"I try to help students become aware of how much there is out there in any given field. In the orchestration courses I teach, I have a listening list, and students take an exam based on that listening list at some point during the semester. The list is long; it might be a hundred pieces or more. I don't really expect them to know all hundred pieces in one semester, but nonetheless, any one of those pieces can end up on the test. There is a sense in which it is asking too much—to be able to identify any of the pieces from 30-second excerpts."
"On the other hand, if students take the assignment seriously and listen to half a dozen to a dozen pieces a day—just getting to know some of the themes in the piece—perhaps they will realize what they may have thought was a lake of music is really an ocean, or several oceans. Music is a vast universe. This realization can be overwhelming, but it can also be completely exhilarating."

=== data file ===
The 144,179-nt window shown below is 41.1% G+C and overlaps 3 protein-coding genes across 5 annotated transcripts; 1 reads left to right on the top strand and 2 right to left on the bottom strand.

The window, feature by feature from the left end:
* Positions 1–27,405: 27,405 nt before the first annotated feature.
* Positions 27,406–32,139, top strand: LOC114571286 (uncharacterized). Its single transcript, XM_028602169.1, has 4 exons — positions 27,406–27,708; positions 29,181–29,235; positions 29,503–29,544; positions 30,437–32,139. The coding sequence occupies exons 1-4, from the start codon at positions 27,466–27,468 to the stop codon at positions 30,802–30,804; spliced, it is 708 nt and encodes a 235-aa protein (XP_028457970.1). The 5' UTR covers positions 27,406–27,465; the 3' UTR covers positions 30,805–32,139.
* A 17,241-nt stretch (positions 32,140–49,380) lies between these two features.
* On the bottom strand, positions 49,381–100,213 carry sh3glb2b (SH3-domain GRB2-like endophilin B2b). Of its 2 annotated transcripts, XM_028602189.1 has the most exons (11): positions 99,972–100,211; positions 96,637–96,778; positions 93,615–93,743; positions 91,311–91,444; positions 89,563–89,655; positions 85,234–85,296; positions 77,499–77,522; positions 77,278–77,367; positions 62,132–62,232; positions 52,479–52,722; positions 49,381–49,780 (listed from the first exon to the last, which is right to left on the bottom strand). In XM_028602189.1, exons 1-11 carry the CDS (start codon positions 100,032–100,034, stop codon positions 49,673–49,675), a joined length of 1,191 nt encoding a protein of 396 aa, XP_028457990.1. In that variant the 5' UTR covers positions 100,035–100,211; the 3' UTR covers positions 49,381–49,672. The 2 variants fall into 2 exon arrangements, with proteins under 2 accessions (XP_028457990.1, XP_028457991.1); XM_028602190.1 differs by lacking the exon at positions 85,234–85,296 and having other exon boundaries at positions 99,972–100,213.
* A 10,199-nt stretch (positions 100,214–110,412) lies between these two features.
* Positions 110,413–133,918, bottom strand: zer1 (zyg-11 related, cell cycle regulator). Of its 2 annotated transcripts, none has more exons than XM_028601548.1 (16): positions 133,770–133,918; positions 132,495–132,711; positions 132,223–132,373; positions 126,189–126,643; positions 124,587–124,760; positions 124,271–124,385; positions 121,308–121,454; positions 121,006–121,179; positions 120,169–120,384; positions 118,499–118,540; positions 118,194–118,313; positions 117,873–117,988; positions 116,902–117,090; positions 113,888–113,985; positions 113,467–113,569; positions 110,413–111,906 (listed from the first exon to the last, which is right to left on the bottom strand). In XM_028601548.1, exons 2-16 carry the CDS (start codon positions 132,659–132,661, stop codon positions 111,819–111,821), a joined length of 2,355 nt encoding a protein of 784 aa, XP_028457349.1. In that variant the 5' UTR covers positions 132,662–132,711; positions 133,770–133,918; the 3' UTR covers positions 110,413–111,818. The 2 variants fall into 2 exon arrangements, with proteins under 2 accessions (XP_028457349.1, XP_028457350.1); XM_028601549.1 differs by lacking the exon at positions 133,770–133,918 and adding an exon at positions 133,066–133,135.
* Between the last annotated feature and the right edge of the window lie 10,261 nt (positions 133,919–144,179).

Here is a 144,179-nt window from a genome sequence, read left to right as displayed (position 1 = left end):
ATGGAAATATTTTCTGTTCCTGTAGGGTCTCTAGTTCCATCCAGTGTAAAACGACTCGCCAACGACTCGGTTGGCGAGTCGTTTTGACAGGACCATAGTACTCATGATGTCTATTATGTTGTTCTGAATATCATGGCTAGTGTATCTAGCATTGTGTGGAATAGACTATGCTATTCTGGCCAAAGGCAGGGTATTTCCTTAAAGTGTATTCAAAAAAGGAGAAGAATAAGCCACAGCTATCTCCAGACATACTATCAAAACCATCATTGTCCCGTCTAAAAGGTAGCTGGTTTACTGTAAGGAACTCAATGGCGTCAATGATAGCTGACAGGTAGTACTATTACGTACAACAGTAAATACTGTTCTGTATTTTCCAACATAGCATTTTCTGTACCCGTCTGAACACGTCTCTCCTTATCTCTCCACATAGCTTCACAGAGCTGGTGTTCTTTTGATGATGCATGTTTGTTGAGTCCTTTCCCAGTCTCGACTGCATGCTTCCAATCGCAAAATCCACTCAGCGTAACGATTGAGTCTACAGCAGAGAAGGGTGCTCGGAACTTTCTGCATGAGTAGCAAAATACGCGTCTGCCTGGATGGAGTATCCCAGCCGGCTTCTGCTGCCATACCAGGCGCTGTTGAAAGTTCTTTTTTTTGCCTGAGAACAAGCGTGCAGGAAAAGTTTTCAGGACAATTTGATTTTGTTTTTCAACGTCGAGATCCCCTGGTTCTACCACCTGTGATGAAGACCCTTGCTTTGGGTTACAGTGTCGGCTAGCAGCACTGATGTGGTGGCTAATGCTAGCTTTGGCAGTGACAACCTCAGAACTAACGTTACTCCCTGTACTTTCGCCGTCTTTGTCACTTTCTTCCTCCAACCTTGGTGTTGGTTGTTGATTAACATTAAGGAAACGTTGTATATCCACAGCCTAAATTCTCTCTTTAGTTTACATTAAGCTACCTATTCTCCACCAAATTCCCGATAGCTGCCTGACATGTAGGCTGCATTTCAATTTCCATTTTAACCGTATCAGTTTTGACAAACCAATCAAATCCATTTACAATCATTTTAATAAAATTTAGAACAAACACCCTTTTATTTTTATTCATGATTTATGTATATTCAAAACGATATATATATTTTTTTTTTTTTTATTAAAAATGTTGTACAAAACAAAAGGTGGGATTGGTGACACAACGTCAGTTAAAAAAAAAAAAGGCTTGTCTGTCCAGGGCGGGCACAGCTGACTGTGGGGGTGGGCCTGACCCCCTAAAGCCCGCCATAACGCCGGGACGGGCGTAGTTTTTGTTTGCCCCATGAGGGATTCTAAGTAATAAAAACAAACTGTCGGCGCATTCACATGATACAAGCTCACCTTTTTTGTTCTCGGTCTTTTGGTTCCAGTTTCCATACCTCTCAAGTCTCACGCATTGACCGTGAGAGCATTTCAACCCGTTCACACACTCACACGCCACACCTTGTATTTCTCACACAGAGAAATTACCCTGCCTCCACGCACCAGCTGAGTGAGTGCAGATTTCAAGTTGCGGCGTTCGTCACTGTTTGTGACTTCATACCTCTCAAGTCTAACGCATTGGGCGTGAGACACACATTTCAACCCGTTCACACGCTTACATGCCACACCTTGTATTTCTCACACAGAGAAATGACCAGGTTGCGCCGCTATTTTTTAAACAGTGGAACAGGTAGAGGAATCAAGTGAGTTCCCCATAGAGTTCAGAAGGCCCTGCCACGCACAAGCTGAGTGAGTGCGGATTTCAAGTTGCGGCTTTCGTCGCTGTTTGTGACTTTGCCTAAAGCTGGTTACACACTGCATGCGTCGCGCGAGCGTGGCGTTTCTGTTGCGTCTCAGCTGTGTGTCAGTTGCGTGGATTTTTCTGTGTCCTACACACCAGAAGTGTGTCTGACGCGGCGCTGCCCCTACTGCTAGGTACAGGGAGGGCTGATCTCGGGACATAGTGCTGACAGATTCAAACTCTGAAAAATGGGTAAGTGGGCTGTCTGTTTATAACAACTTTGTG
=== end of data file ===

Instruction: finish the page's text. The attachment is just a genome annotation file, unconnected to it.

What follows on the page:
"If students come into my courses without an insatiable curiosity for music, I hope that they leave with it. I had a teacher instill that in me when I was a student, and it's made all the difference. It's the way I live my life. I have an intense desire to find out about music I do not know, to read books I have not read, to discover places I have not been."
- B.M., Stetson University
- M.A., University of Pennsylvania
- Compositions performed by numerous ensembles including ALEA III, St. Louis Symphony Orchestra, and Portland, Maine, String Quartet
- Recordings on Arabesque Records
- Recipient of numerous awards, including Charles Ives Scholarship, American Academy and Institute of Arts and Letters Award, and Leonard Bernstein Fellowship